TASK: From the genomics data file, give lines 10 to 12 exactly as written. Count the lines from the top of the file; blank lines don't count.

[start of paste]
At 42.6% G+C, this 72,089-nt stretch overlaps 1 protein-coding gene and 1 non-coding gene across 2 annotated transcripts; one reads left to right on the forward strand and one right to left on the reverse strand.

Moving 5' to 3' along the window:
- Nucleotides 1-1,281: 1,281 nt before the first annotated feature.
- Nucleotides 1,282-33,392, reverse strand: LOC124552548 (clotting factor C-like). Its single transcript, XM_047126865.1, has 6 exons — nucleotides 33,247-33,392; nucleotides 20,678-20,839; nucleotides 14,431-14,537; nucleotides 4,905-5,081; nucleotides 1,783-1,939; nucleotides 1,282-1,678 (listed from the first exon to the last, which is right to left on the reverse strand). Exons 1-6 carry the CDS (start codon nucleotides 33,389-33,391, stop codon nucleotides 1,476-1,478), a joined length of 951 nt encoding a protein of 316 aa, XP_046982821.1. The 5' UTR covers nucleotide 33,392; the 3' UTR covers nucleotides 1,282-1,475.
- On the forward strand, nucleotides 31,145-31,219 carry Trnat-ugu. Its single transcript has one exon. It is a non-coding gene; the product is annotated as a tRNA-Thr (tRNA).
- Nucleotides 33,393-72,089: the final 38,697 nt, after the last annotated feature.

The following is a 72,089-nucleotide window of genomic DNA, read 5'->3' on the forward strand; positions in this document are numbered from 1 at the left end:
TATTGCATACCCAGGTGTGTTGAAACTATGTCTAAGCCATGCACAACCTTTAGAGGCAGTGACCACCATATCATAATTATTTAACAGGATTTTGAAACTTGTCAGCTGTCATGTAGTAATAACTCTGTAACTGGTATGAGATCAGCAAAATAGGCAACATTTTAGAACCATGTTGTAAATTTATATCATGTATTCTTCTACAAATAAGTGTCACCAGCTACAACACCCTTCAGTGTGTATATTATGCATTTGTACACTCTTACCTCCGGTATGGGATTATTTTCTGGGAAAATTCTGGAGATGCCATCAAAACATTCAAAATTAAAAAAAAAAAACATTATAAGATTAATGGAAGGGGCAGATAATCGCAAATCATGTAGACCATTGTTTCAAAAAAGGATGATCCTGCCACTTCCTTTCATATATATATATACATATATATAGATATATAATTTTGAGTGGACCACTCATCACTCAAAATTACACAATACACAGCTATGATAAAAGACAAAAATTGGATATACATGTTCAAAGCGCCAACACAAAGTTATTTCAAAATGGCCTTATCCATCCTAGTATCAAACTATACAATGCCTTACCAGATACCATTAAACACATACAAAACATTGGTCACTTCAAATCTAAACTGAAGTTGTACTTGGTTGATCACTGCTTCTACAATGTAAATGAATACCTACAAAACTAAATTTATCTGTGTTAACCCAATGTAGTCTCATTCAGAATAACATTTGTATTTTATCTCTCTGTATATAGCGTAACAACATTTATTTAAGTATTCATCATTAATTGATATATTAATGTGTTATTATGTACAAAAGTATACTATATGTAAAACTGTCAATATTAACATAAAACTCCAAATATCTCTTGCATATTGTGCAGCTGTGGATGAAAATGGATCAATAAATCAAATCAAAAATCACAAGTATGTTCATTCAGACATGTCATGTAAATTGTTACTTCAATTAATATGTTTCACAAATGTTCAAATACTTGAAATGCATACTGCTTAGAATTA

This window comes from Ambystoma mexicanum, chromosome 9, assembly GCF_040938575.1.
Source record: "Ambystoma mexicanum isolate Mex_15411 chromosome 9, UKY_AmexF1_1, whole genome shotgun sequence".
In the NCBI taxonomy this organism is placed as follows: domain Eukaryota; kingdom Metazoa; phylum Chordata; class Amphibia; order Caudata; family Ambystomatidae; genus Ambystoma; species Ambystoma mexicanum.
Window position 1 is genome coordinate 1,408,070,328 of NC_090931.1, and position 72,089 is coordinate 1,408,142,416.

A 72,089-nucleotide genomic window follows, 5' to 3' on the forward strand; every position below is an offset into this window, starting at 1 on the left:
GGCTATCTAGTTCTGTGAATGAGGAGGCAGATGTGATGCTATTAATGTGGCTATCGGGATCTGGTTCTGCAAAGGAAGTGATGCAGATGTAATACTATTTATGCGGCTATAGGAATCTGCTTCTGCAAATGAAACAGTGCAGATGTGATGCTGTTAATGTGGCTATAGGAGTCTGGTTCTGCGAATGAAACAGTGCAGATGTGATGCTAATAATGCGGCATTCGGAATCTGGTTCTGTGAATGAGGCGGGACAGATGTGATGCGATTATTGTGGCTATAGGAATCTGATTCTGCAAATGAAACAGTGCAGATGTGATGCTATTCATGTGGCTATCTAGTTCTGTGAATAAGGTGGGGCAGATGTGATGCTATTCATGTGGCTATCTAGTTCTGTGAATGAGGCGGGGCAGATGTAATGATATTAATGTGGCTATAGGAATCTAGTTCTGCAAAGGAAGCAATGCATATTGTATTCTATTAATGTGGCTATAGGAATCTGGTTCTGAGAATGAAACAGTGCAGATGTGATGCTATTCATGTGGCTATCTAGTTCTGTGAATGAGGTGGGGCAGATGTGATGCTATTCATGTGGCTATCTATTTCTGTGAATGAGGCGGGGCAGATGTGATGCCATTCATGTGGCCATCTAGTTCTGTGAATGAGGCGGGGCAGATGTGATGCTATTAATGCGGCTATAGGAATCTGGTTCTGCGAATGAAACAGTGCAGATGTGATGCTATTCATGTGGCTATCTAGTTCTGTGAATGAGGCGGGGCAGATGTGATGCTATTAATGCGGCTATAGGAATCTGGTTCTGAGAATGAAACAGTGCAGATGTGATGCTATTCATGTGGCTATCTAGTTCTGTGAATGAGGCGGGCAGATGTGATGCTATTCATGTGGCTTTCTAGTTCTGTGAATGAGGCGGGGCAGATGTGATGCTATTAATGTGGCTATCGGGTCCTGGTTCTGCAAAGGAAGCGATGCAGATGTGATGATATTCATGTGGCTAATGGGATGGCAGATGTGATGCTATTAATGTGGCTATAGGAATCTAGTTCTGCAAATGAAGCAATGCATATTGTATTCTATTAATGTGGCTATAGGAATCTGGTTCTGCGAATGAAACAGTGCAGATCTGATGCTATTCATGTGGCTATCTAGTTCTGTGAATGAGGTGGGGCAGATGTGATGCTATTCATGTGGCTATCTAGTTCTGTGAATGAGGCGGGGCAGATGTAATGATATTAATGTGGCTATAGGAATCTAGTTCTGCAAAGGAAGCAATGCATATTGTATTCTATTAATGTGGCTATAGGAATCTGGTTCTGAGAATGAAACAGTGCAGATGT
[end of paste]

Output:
Source record: "Ambystoma mexicanum isolate Mex_15411 chromosome 9, UKY_AmexF1_1, whole genome shotgun sequence".
In the NCBI taxonomy this organism is placed as follows: domain Eukaryota; kingdom Metazoa; phylum Chordata; class Amphibia; order Caudata; family Ambystomatidae; genus Ambystoma; species Ambystoma mexicanum.
Window position 1 is genome coordinate 1,408,070,328 of NC_090931.1, and position 72,089 is coordinate 1,408,142,416.